May 2020: Global temperatures tie for record hottest

June 15, 2020

By tying May 2016 for the warmest May on record, May 2020 continued 2020’s streak of having every single month either be the warmest or second-warmest month on record. For those dreading the summer heat, that’s quite the foreboding streak. And at this point, it’s virtually certain that 2020 will be among the five warmest years on record with a nearly 50% chance 2020 will be the warmest year on record. To find all of the details about what happened across the globe in May 2020, check out the May 2020 global climate summary by the National Centers for Environmental information.

May, temperatures, ranking

Ranking of May 2020 global temperatures. Red colors indicate that May 2020 was on the warmer side of the 141-year record, with the darkest red showing record May warmth. Blue colors represent locations that were cooler than average. No areas were in dark blue which would have indicated record May cold. NOAA Climate.gov image using data from the National Centers for Environmental Information.

The map above shows how May 2020 global temperatures fit within the historical record. First the entire historical record is split into thirds (terciles), and temperatures in May 2020 are categorized as being in the upper, lower, or middle third (above, below, or near average. Next, experts identify the top and bottom 10 percent of May temperatures in the historical record; if a location's May 2020 temperatures fall within that category, that spot is labeled "much warmer" or "much colder" than average. The darkest reds show places that set a record for the warmest May. Similar to previous months this year, above-average to well above average temperatures dominated across the globe, especially in northern Asia. 

Before we talk about the few cool anomalies, let’s talk about just how tremendously above normal temperatures were in Asia. Much of northern Asia in Siberia easily saw temperatures over 10°F above average for the month of May. As a continent, Asia was a record 2.09°C (3.6°F) above average for the month, marking the first time Asia’s May temperatures were above average by 2°C. Overall, 7.55% of the globe had record-high May temperatures, including parts of the Atlantic, Pacific and Indian Oceans, along with Western Europe, Central and South America, Africa, and Asia.

Nowhere on land or over ocean were global temperatures record cold in May. The most notable cool spots were found over the eastern United States and much of Canada,  eastern Europe, and northern India. (A persistent cool anomaly in the North Atlantic may be a signal of a long-term change in regional ocean circulation.) It just goes to show that even in a globally record-hot month, during a string of incredibly warm months, some places can still be cooler than average. But those cool numbers in North America pale in comparison to just how hot it has been elsewhere.

temperature, anomaly, May

The global temperature differences from average for all Mays from 1895-2020. May 2020 tied for the warmest May on record with May 2016. Climate.gov image using data from the National Centers for Environmental Information.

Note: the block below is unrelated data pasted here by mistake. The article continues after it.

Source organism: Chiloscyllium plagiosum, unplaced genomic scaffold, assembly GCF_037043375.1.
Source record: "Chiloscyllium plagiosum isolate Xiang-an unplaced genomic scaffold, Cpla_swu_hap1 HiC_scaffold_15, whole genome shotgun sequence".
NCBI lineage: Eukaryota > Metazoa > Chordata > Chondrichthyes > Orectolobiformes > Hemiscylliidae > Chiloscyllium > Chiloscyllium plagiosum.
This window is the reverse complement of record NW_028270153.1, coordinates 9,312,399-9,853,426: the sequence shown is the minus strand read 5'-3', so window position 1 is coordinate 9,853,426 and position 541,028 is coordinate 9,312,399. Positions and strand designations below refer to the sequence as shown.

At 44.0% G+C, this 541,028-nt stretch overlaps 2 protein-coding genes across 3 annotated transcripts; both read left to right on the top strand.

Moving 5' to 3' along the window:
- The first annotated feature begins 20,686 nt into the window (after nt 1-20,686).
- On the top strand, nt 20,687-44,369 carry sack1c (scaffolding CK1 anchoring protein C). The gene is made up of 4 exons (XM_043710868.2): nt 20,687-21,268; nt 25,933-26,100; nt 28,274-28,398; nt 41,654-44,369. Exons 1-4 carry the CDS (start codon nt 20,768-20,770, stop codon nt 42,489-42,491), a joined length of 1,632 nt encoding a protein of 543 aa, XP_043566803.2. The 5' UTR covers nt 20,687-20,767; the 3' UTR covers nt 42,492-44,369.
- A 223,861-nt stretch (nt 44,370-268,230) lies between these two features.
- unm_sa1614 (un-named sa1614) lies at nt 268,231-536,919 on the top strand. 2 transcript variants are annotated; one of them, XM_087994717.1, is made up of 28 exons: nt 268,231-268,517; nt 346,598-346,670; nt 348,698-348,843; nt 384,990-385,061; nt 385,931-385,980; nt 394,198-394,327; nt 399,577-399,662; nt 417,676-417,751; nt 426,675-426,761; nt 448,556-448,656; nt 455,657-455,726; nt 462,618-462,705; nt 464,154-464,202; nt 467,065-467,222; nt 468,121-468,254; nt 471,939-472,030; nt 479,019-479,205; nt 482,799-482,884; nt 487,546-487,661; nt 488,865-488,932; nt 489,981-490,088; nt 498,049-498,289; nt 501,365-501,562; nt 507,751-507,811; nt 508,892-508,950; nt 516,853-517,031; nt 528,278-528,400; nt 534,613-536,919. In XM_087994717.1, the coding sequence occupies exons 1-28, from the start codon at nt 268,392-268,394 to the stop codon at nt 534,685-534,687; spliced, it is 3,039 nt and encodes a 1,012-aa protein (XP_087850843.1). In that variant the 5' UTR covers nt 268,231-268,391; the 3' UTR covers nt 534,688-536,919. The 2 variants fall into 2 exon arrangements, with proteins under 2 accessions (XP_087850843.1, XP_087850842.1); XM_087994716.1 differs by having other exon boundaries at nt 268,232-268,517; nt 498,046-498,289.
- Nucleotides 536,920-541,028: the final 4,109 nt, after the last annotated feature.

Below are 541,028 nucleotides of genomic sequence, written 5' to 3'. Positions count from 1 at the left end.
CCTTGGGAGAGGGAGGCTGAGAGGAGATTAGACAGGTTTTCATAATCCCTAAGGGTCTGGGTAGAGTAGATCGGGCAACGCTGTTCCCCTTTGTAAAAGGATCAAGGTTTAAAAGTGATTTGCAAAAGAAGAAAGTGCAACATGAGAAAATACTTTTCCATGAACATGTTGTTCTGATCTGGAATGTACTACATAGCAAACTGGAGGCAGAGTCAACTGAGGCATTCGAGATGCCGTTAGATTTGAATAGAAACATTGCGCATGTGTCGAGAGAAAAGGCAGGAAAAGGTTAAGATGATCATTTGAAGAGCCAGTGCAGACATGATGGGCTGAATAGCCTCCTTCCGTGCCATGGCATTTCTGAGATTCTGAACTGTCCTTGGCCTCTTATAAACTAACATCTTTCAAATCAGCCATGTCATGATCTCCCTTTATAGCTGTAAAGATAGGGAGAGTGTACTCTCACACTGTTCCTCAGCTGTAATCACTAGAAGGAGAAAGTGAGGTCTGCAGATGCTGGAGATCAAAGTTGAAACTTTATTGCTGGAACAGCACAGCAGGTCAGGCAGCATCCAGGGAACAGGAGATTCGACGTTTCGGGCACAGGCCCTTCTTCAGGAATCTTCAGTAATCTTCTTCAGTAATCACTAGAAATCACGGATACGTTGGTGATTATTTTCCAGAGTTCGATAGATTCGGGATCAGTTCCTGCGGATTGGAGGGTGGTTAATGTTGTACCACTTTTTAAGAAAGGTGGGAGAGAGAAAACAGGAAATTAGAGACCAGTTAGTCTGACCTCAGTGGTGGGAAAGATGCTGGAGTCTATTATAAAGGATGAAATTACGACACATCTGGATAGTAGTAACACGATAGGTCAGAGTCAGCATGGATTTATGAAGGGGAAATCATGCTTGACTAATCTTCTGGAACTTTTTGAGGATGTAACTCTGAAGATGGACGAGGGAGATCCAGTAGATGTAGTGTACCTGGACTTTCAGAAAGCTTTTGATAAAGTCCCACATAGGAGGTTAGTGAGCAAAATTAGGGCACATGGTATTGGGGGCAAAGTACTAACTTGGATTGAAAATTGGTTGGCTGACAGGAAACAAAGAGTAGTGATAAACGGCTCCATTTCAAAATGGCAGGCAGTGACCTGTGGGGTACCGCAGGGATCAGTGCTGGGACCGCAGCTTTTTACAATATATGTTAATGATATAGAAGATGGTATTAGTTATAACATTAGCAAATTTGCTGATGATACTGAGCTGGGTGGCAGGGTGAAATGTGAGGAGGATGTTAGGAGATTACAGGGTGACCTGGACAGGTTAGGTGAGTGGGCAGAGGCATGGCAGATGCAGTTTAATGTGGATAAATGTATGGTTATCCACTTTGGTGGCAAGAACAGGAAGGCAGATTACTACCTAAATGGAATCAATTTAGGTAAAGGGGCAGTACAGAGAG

So how hot did May have to be to tie the record set in May 2016? Globally, temperatures were 0.95°C (1.71°F) above the twentieth-century average. In the 141-year record, the top seven warmest Mays are the last seven years’ worth of Mays. May 2020 was also the 44th consecutive May and the 425th consecutive month with global surface temperatures above the twentieth-century average.

To be tied for warmest May on record means that temperatures over land and water must have exceedingly above average. And they were. Global land temperatures for May were the hottest on record (no ties here), with the top ten warmest May land temperatures all occurring since 2010. And even without an El Niño, which helps to boost global ocean temperatures, 2020 was still only 0.01°C away from tying May 2016 for warmest global ocean temperatures. A shocking statistic given May 2016 was still at the tail end of one of the strongest El Niño events since 1950.

May also marked the end of meteorological spring, and spring 2020 finished as the second warmest on record (1.06°C or 1.91°F above average). This was the tenth-highest seasonal (three-month) temperature anomaly on record. The top ten seasonal departures from average have all occurred since 2015. Simply put, the globe is warming.

Northern Asia, Siberia, temperature anomalies

The difference from average of temperatures centered on northern Asia during January through April 2020. During this time, Siberia has experience extremely above-average temperatures, exceeding 11°F consistently. NOAA Climate.gov image using data from the National Centers for Environmental Information.

January through May was also the second-warmest such period on record, but the bigger year-to-date story has been just how remarkably warm northern Asia has been. Temperatures have averaged at least 3.5°C (6.3°F) above-average for the entire year to date! A huge swath of Siberia has seen temperature departures much larger. In May, Siberian temperatures near or above the Arctic Circle were in the 80°Fs!

The extremely above-average temperatures have coincided with widespread wildfires, raising the risk for a summer with millions of acres ablaze across Siberia.